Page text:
## Learning Outcomes

- To understand the concept of numbers needed to treat
- To have an increased awareness of the efficacy of specific analgesics

**The principles of numbers needed to treat and numbers needed to harm**

With the introduction of Clinical Governance in the UK has come a drive for evidence based practice. To provide the strongest possible evidence systematic reviews and meta-analysis are used to inform our practice. Systematic reviews summarise large amounts of information and may be more likely than individual trials to describe the true clinical effect of an intervention [1]. Traditional statistical outputs from these systematic reviews are not immediately transferable to clinical practice and this is where numbers needed to treat (NNTs) prove valuable. This number can be calculated easily from raw data from statistical outputs and the principle in its calculation can be applied to treatment efficacy, adverse events (harm) or other end points [1].

NNT is the number of persons who must be treated for a given period to achieve an outcome (e.g. 50% pain relief) or to prevent an event (prophylaxis) who would otherwise have not done so if they received placebo. The NNT defines the treatment-specific effect of an intervention and knowing or estimating the number needed to harm is also an important part of the equation.

A very small NNT (that is one that approaches 1) means that a favourable outcome occurs in nearly every patient who received the treatment and in few patients in a comparison group. Although NNTs close to 1 are theoretically possible, they are almost never found in practice as this means that a treatment is 100% effective and there is no placebo effect. An NNT of 2 or 3 indicates that a treatment is very effective.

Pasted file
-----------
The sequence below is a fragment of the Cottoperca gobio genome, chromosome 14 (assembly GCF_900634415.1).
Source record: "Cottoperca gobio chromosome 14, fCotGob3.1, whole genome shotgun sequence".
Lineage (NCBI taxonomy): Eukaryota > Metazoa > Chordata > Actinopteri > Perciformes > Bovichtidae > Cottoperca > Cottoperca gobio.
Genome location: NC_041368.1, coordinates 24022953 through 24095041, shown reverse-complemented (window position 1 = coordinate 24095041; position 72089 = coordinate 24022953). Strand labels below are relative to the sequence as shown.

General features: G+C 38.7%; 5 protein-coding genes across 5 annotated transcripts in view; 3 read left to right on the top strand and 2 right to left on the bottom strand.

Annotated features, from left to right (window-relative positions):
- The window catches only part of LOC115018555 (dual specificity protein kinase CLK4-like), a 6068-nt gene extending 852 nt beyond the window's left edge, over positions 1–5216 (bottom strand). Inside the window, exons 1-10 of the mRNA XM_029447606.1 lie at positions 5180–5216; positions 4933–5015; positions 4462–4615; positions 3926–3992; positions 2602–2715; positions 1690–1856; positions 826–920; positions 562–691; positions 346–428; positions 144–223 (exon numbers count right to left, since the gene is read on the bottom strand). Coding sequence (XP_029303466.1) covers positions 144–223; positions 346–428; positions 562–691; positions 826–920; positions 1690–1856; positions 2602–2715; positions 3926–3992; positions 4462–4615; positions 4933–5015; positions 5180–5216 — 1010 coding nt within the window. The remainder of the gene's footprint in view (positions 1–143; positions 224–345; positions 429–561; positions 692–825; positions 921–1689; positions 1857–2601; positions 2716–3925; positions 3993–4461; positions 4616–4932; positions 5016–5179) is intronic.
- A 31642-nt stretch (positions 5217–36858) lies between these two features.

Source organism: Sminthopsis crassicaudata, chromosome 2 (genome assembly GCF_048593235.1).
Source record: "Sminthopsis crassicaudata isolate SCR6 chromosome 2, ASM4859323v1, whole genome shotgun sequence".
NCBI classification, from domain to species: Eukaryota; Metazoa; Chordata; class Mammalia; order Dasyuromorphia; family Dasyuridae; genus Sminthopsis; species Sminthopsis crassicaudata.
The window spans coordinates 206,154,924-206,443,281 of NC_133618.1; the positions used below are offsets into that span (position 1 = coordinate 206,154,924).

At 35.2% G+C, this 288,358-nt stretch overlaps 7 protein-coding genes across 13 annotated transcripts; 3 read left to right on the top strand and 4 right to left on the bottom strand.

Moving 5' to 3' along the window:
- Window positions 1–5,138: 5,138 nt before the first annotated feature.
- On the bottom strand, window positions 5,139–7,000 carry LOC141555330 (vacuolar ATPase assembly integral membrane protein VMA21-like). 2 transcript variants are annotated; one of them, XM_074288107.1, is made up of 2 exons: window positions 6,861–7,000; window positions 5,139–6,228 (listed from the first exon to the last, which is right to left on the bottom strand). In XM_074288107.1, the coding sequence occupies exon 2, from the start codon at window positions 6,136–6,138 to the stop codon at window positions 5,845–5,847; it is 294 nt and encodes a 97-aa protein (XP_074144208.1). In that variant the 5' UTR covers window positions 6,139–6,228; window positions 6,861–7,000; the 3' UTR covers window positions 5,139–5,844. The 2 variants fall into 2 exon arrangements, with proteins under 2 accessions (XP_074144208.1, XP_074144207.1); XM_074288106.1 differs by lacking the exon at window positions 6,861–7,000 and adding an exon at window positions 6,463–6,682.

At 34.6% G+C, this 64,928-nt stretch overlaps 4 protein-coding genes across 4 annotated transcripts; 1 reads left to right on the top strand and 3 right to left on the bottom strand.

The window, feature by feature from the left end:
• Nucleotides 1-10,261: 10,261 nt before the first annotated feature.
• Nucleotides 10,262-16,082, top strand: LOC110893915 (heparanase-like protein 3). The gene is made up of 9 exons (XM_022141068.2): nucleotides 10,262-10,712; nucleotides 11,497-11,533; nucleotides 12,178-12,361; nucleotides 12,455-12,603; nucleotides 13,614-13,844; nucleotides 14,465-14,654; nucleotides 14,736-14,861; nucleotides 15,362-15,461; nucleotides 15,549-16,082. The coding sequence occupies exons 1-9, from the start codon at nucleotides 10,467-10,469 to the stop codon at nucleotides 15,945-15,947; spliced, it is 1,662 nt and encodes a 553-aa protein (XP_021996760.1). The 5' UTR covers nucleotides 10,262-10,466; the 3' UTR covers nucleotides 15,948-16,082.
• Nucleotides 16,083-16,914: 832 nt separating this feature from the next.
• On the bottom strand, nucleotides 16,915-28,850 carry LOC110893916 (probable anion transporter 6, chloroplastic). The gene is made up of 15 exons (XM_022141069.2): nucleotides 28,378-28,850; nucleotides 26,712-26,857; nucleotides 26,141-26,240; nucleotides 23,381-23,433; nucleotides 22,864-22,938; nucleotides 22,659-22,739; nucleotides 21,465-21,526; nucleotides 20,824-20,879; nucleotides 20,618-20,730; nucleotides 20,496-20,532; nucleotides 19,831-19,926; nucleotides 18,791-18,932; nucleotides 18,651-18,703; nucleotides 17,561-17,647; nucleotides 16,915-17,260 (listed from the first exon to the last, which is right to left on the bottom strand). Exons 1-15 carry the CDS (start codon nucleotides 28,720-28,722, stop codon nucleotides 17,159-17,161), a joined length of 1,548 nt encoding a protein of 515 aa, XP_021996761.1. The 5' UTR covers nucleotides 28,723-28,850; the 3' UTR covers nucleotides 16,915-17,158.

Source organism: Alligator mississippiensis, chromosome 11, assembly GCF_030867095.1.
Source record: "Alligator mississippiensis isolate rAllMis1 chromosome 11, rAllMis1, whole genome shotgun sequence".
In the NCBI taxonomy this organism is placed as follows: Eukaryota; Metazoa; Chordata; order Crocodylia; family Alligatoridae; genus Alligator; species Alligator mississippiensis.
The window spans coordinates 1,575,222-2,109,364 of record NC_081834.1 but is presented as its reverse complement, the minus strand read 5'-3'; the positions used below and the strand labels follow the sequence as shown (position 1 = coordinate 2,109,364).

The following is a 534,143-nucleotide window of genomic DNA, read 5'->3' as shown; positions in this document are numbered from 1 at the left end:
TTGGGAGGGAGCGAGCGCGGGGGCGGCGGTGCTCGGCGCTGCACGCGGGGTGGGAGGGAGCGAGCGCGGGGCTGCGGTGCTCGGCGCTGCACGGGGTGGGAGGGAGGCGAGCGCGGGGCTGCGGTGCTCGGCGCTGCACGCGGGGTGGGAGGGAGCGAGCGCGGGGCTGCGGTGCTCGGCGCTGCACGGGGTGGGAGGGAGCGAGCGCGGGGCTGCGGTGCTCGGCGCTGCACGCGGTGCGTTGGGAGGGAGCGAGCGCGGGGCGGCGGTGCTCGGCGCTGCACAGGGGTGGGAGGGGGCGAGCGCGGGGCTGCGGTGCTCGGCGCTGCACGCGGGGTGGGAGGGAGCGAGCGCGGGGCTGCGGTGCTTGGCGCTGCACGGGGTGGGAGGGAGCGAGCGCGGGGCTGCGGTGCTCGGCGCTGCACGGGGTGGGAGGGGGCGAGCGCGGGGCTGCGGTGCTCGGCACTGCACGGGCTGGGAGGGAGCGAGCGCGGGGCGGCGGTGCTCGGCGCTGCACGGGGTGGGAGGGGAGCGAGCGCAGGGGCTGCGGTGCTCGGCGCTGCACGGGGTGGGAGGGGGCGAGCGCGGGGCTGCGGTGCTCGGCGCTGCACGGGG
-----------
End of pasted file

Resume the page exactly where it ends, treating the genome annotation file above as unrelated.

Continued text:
Although NNTs are powerful instruments for interpreting clinical effects, they also have important limitations:

- An NNT is generally expressed as a single number, which is known as its point estimate and the true value of the NNT can be higher or lower than the point estimate determined through clinical studies.
- It is inappropriate to compare NNTs across disease conditions particularly when the outcomes of interest differ. McQuay and Moore [1] provide an example of this in that an NNT of 30 for preventing deep venous thrombosis may be valued differently from an NNT of 30 for preventing a disabling stroke or for preventing death. Therefore, the concept expressed by the NNT is thus one of frequency, not of utility; its numerical value is a function of the disease, the intervention and the outcome.
- NNTs are not fixed quantities. The NNT for a specified intervention in an individual patient depends not only on the nature of the treatment but also on the risk at baseline (that is the probability at baseline that the patient being considered will experience the outcome of interest) Because that risk may not be the same for all patients, an NNT that is provided by the literature may have to be adjusted to compensate for the patient’s risk at baseline.
- An NNT is always based on an outcome for a specified period. Only when the outcome is the same and is measured during the same period is a comparison valid.

Please read the ‘Oxford league table of analgesics in acute pain’, located at: http://www.medicine.ox.ac.uk/bandolier/booth/painpag/Acutrev/Analgesics/Leagtab.html

Consider the following:

- Do you think that the NNT and NNH are useful concepts?
- Do they or would they steer you in your prescribing, administering or advising role?
- What do you find less useful about these concepts?

### References

McQuay, H.J., Moore, R.A., 1997. Using numerical results from systematic reviews in clinical practice.. Ann Intern Med, Ann Intern Med 126, 712-20.

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